D.C. Public Schools Chancellor Antwan Wilson at Ludlow-Taylor Elementary School on Feb. 2. (Astrid Riecken/For The Washington Post)

IT DID not take D.C. Mayor Muriel E. Bowser (D) long to realize there was no way Public Schools Chancellor Antwan Wilson could survive his violation of school policy that allowed his daughter to get preferential treatment for enrollment in one of the city’s most desirable high schools. On Tuesday — just days after saying she wanted Mr. Wilson to continue in office — she asked for and received his resignation. Mr. Wilson’s actions called his judgment into question, and it was clear he would not be able to regain public confidence. It was the correct call.

Nonetheless, the upheaval represents a setback for the public school system at a precarious time. Mr. Wilson had been in office for only a year, and so the continuity that is important to school improvement is lost. What makes the churn and uncertainty even worse is that Mr. Wilson’s dismissal under a cloud comes as the system is dealing with another controversy, this one rooted in the previous administration, over graduation rates.

The back-to-back scandals have caused some to question the school reforms ushered in under mayoral control. Such thinking is shortsighted. The school system that exists today is a far cry from the sorry state of affairs a decade ago when schools didn’t open on time, teachers went unpaid, expectations for students were low and parents fled the system. The seriousness of the problems related to inflated graduation rates can’t be discounted, but that does not negate what has been accomplished under school reform. In addition to building a prekindergarten system, rigor has been added to the curriculum, new instructional strategies have been introduced and the teaching force has been transformed into a performance-based profession. Enrollment is up, and test scores, including on the highly regarded “nation’s report card,” show improvements in student achievement.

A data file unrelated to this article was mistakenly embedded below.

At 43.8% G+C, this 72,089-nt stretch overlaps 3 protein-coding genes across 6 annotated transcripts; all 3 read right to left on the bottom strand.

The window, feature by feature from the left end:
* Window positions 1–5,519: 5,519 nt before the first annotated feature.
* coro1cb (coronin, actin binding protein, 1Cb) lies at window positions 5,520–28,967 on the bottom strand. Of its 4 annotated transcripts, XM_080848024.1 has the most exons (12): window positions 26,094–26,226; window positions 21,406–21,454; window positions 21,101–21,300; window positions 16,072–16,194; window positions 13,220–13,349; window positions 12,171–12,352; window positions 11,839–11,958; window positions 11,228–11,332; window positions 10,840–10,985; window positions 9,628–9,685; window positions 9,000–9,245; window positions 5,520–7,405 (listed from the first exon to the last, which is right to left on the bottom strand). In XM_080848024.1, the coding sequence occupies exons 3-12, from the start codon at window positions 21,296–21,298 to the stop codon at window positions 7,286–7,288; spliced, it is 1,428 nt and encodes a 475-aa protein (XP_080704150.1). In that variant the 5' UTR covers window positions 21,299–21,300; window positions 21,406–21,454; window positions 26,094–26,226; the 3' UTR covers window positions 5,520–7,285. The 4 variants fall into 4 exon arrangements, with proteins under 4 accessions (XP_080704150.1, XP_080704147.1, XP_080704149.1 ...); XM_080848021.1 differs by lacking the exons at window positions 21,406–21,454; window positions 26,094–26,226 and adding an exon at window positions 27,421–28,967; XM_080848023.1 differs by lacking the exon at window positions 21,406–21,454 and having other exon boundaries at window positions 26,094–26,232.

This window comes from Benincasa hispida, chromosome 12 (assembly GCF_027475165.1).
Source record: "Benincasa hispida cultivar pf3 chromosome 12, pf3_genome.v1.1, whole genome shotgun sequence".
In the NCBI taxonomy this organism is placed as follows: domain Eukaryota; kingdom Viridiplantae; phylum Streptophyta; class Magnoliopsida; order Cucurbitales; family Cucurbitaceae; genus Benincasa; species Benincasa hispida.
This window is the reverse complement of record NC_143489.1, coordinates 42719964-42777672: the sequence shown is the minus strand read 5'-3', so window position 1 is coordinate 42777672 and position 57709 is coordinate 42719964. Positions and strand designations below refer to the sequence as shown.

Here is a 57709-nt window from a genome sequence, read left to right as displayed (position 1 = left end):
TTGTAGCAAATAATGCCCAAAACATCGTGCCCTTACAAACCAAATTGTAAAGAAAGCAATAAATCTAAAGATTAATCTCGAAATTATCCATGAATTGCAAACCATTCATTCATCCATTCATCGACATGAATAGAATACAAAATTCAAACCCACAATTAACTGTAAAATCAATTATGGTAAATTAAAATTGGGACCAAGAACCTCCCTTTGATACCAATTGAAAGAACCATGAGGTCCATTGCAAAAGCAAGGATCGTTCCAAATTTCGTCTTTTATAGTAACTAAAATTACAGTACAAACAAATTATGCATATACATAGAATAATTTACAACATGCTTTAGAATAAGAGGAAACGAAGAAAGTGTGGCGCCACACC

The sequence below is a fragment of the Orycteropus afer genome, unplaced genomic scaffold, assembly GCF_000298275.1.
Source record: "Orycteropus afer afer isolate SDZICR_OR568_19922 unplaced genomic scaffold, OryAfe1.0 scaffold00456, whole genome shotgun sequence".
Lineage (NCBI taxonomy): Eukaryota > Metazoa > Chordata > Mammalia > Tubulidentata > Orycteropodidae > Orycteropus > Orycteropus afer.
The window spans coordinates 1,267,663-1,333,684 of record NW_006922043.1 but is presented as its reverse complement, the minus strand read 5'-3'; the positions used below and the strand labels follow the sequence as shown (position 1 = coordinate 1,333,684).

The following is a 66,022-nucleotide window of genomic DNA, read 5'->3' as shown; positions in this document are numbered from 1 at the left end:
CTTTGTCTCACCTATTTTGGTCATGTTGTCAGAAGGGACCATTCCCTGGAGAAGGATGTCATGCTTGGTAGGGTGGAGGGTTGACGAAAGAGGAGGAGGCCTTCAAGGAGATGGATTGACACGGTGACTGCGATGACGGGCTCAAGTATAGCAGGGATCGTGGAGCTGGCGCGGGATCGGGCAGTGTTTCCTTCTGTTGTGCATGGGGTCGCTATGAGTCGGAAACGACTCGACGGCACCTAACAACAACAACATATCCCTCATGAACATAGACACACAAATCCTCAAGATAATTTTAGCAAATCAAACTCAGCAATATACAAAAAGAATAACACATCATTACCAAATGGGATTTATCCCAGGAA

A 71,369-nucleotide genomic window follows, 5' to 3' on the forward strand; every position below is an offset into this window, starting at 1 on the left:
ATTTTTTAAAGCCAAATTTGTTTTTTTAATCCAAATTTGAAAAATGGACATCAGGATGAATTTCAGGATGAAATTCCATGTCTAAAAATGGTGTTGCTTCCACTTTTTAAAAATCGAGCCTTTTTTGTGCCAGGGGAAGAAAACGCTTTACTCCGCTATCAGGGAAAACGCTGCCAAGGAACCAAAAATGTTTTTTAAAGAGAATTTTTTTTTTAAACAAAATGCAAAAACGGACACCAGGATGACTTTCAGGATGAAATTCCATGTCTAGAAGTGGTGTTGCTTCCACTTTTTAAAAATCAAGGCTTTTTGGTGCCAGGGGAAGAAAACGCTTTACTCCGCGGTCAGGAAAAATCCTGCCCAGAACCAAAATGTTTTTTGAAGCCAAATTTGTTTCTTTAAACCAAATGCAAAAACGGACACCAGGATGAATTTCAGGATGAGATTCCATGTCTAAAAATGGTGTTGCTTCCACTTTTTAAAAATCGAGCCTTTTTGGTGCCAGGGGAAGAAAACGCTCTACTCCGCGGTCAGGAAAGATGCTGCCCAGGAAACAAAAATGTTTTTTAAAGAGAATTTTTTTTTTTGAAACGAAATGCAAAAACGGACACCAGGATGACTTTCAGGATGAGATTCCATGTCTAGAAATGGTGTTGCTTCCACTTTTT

Major problems remain. Too many students are not proficient in reading and math, an achievement gap between white and minority students persists, and there are — as evidenced by Mr. Wilson’s special pleading for his daughter — still too many schools that don’t deliver. But abandoning high standards and accountability is not the answer.

The selection of a top-notch replacement for Mr. Wilson will be critical. The recent scandals and this year’s city elections may make that harder. But the schools cannot afford another false start.

Amanda Alexander, chief of DCPS’s Office of Elementary Schools, who started in D.C. public schools as a kindergarten teacher in 1998, will run the schools on an interim basis. She has her work cut out for her, and we wish her success.